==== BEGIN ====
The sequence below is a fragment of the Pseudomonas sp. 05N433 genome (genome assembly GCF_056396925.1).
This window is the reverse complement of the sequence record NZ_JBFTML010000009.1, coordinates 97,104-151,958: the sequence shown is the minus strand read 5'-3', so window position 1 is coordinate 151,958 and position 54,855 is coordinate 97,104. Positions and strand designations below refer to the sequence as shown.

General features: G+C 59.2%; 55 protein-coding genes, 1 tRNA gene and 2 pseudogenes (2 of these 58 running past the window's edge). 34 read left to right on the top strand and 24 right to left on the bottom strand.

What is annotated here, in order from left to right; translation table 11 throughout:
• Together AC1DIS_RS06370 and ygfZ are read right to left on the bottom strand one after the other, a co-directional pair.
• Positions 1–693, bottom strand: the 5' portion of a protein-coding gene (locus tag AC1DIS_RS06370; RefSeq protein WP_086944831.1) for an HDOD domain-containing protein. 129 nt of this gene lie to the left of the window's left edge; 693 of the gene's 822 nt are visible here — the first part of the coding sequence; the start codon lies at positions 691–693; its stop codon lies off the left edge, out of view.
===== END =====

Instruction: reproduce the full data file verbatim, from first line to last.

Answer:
The sequence below is a fragment of the Pseudomonas sp. 05N433 genome (genome assembly GCF_056396925.1).
This window is the reverse complement of the sequence record NZ_JBFTML010000009.1, coordinates 97,104-151,958: the sequence shown is the minus strand read 5'-3', so window position 1 is coordinate 151,958 and position 54,855 is coordinate 97,104. Positions and strand designations below refer to the sequence as shown.

General features: G+C 59.2%; 55 protein-coding genes, 1 tRNA gene and 2 pseudogenes (2 of these 58 running past the window's edge). 34 read left to right on the top strand and 24 right to left on the bottom strand.

What is annotated here, in order from left to right; translation table 11 throughout:
• Together AC1DIS_RS06370 and ygfZ are read right to left on the bottom strand one after the other, a co-directional pair.
• Positions 1–693, bottom strand: the 5' portion of a protein-coding gene (locus tag AC1DIS_RS06370; RefSeq protein WP_086944831.1) for an HDOD domain-containing protein. 129 nt of this gene lie to the left of the window's left edge; 693 of the gene's 822 nt are visible here — the first part of the coding sequence; the start codon lies at positions 691–693; its stop codon lies off the left edge, out of view.